Padilla, I. Y.; Vesper, D.; Alshawabkeh, A.; Hellweger, F.

    2011-12-01

    Karst groundwater systems develop in soluble rocks such as limestone, and are characterized by high permeability and well-developed conduit porosity. These systems provide important freshwater resources for human consumption and ecological integrity of streams, wetlands, and coastal zones. The same characteristics that make karst aquifers highly productive make them highly vulnerable to contamination. As a result, karst aquifers serve as an important route for contaminants exposure to humans and wildlife. Transport of organic contaminants in karst ground-water occurs in complex pathways influenced by the flow mechanism predominating in the aquifer: conduit-flow dominated systems tend to convey solutes rapidly through the system to a discharge point without much attenuation; diffuse-flow systems, on the other hand, can cause significant solute retardation and slow movement. These two mechanisms represent end members of a wide spectrum of conditions found in karst areas, and often a combination of conduit- and diffuse-flow mechanisms is encountered, where both flow mechanisms can control the fate and transport of contaminants. This is the case in the carbonate aquifers of northern Puerto Rico. This work addresses advances made on the characterization of fate and transport processes in karst ground-water systems characterized by variable conduit and/or diffusion dominated flow under high- and low-flow conditions. It involves laboratory-scale physical modeling and field-scale sampling and historical analysis of contaminant distribution. Statistical analysis of solute transport in Geo-Hydrobed physical models shows the heterogeneous character of transport dynamics in karstic units, and its variability under different flow regimes. Field-work analysis of chlorinated volatile organic compounds and phthalates indicates a large capacity of the karst systems to store and transmit contaminants. This work is part of the program "Puerto Rico Testsite for Exploring Contamination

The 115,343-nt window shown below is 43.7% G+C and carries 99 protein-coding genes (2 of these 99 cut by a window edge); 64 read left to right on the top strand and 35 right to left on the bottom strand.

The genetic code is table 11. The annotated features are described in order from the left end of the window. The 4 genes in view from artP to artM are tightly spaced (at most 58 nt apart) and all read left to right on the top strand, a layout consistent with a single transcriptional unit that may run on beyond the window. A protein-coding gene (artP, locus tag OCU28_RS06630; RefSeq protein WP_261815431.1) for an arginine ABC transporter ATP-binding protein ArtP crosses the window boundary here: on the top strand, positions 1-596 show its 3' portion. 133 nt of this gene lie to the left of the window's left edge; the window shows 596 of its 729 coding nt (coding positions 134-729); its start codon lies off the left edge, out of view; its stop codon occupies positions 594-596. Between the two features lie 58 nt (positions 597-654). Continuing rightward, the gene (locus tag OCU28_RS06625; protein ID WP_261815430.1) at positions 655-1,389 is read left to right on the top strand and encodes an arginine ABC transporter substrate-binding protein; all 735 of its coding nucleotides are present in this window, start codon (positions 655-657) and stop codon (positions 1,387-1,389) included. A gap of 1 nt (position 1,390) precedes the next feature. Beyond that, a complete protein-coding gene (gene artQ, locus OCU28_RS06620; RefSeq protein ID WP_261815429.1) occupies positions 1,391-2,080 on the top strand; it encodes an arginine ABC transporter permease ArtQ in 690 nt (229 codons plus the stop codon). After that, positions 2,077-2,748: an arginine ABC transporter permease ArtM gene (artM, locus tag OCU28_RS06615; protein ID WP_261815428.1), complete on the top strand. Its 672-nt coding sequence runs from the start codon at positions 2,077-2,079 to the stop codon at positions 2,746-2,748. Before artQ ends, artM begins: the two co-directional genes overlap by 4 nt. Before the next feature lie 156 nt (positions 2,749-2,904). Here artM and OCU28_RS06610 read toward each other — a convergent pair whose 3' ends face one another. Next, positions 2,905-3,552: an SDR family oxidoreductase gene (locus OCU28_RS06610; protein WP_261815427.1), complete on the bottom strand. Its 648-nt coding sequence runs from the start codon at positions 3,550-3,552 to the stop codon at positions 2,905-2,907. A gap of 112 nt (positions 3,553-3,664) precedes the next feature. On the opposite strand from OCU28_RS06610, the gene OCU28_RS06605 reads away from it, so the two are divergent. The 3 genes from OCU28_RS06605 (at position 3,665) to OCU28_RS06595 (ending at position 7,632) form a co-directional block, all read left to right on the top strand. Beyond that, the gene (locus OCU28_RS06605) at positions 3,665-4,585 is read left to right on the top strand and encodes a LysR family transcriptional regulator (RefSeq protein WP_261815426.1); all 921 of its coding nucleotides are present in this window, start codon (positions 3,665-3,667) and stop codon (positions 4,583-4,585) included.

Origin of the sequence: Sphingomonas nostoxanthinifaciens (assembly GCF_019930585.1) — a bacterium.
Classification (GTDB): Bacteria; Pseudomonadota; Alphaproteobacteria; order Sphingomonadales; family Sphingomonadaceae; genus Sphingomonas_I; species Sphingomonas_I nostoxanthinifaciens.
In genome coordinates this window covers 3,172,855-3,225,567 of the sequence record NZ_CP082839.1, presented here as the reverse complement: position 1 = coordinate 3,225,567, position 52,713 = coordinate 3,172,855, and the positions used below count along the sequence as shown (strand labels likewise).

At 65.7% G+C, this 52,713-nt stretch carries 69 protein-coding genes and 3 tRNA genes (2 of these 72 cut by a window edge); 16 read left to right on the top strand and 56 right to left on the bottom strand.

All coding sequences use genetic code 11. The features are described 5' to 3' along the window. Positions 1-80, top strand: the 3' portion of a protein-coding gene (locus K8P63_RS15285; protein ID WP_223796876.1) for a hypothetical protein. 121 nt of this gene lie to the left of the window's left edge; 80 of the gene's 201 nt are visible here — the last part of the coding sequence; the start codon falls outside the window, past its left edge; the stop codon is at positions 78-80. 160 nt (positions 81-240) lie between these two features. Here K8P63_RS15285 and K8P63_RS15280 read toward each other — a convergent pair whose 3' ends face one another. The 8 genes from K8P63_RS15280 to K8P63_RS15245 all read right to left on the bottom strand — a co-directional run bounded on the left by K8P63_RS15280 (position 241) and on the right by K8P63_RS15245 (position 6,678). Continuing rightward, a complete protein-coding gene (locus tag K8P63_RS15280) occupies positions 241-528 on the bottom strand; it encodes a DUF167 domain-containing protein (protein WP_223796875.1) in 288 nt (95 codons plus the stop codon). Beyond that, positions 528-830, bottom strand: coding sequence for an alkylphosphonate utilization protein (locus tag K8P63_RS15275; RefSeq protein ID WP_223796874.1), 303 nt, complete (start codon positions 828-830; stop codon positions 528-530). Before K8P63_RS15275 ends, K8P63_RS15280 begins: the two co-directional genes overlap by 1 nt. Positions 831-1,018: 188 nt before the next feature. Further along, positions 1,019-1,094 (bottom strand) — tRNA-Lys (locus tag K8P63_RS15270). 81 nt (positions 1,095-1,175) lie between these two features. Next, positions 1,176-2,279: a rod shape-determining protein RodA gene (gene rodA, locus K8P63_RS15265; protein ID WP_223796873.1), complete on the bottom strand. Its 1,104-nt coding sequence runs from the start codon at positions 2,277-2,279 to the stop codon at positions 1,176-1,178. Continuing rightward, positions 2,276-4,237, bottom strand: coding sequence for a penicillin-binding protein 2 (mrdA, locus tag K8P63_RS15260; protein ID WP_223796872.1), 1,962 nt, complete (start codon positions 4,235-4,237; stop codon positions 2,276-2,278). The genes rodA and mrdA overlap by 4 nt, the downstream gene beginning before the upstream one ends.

19. Standard Test Method for Hydrophobic Surface Films by the Water-Break Test

    CERN Document Server

    American Society for Testing and Materials. Philadelphia

    2002-01-01

    1.1 This test method covers the detection of the presence of hydrophobic (nonwetting) films on surfaces and the presence of hydrophobic organic materials in processing ambients. When properly conducted, the test will enable detection of molecular layers of hydrophobic organic contaminants. On very rough or porous surfaces, the sensitivity of the test may be significantly decreased. 1.2 The values stated in SI units are to be regarded as the standard. The inch-pound values given in parentheses are for information only. 1.3 This standard does not purport to address all of the safety concerns, if any, associated with its use. It is the responsibility of the user of this standard to establish appropriate safety and health practices and determine the applicability of regulatory limitations prior to use.

  20. Standard Test Method for Hydrophobic Surface Films by the Atomizer Test

    CERN Document Server

    American Society for Testing and Materials. Philadelphia

    1965-01-01

    1.1 This test method covers the detection of the presence of hydrophobic (nonwetting) films on surfaces and the presence of hydrophobic organic materials in processing ambients. When properly conducted, the test will enable detection of fractional molecular layers of hydrophobic organic contaminants. On very rough or porous surfaces the sensitivity of the test may be significantly decreased. 1.2 The values stated in inch-pound units are to be regarded as the standard. The values given in parentheses are for information only. 1.3 This standard does not purport to address all of the safety concerns, if any, associated with its use. It is the responsibility of the user of this standard to establish appropriate safety and health practices and determine the applicability of regulatory limitations prior to use.

  1. Surface Tension Estimates for Droplet Formation in Slurries with Low Concentrations of Hydrophobic Particles, Polymer Flocculants or Surface-Active Contaminants

    Energy Technology Data Exchange (ETDEWEB)

    Gauglitz, Phillip A.; Mahoney, Lenna A.; Blanchard, Jeremy; Bamberger, Judith A.

    2011-06-10

    In support of the K-Basin project, Pacific Northwest National Laboratory (PNNL) was requested to evaluate the appropriate surface tension value to use in models predicting the formation of droplets from spray leaks of K-Basin slurries. The specific issue was whether it was more appropriate to use the surface tension of pure water in model predictions for all plausible spray leaks or to use a lower value. The surface tension of K-Basin slurries is potentially affected not only by particles but by low concentrations of nonionic polyacrylamide flocculant and perhaps by contaminants with surfactant properties, which could decrease the surface tension below that of water. A lower surface tension value typically results in smaller droplets being formed with a larger fraction of droplets in the respirable size range, so using the higher surface tension value of pure water is not conservative and thus needs a strong technical basis.